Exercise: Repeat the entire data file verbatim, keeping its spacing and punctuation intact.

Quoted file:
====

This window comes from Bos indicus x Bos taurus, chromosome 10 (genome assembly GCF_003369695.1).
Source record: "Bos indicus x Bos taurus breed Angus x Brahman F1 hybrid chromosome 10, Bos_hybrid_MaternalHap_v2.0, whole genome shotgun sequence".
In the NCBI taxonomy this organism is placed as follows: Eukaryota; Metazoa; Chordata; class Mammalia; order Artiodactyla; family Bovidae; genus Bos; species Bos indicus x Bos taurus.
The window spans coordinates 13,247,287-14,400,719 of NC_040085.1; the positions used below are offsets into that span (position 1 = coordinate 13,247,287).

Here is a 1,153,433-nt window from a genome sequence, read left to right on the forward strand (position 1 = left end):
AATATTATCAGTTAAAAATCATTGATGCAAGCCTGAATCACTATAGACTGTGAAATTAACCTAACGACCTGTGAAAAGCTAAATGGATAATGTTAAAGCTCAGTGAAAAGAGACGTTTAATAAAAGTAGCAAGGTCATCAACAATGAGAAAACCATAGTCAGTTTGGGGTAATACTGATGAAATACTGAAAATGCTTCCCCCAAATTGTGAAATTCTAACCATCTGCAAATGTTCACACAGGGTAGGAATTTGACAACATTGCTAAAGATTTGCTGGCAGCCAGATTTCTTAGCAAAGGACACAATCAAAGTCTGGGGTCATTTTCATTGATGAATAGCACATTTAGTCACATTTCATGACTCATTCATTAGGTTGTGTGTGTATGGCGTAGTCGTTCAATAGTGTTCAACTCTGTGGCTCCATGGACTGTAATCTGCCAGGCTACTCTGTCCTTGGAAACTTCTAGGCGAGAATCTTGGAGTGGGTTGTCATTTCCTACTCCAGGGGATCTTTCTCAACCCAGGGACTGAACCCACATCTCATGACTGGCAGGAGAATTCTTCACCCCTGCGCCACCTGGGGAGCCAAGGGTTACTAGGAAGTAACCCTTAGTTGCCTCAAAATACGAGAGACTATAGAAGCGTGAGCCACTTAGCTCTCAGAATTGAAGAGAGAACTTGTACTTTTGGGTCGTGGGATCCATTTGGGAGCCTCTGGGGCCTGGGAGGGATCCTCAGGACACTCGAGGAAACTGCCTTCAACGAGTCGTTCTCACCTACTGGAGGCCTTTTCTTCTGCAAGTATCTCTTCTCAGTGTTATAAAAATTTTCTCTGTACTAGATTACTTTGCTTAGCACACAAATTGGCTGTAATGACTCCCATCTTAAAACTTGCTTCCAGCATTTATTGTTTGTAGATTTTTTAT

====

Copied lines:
This window comes from Bos indicus x Bos taurus, chromosome 10 (genome assembly GCF_003369695.1).
Source record: "Bos indicus x Bos taurus breed Angus x Brahman F1 hybrid chromosome 10, Bos_hybrid_MaternalHap_v2.0, whole genome shotgun sequence".
In the NCBI taxonomy this organism is placed as follows: Eukaryota; Metazoa; Chordata; class Mammalia; order Artiodactyla; family Bovidae; genus Bos; species Bos indicus x Bos taurus.
The window spans coordinates 13,247,287-14,400,719 of NC_040085.1; the positions used below are offsets into that span (position 1 = coordinate 13,247,287).

Here is a 1,153,433-nt window from a genome sequence, read left to right on the forward strand (position 1 = left end):
AATATTATCAGTTAAAAATCATTGATGCAAGCCTGAATCACTATAGACTGTGAAATTAACCTAACGACCTGTGAAAAGCTAAATGGATAATGTTAAAGCTCAGTGAAAAGAGACGTTTAATAAAAGTAGCAAGGTCATCAACAATGAGAAAACCATAGTCAGTTTGGGGTAATACTGATGAAATACTGAAAATGCTTCCCCCAAATTGTGAAATTCTAACCATCTGCAAATGTTCACACAGGGTAGGAATTTGACAACATTGCTAAAGATTTGCTGGCAGCCAGATTTCTTAGCAAAGGACACAATCAAAGTCTGGGGTCATTTTCATTGATGAATAGCACATTTAGTCACATTTCATGACTCATTCATTAGGTTGTGTGTGTATGGCGTAGTCGTTCAATAGTGTTCAACTCTGTGGCTCCATGGACTGTAATCTGCCAGGCTACTCTGTCCTTGGAAACTTCTAGGCGAGAATCTTGGAGTGGGTTGTCATTTCCTACTCCAGGGGATCTTTCTCAACCCAGGGACTGAACCCACATCTCATGACTGGCAGGAGAATTCTTCACCCCTGCGCCACCTGGGGAGCCAAGGGTTACTAGGAAGTAACCCTTAGTTGCCTCAAAATACGAGAGACTATAGAAGCGTGAGCCACTTAGCTCTCAGAATTGAAGAGAGAACTTGTACTTTTGGGTCGTGGGATCCATTTGGGAGCCTCTGGGGCCTGGGAGGGATCCTCAGGACACTCGAGGAAACTGCCTTCAACGAGTCGTTCTCACCTACTGGAGGCCTTTTCTTCTGCAAGTATCTCTTCTCAGTGTTATAAAAATTTTCTCTGTACTAGATTACTTTGCTTAGCACACAAATTGGCTGTAATGACTCCCATCTTAAAACTTGCTTCCAGCATTTATTGTTTGTAGATTTTTTAT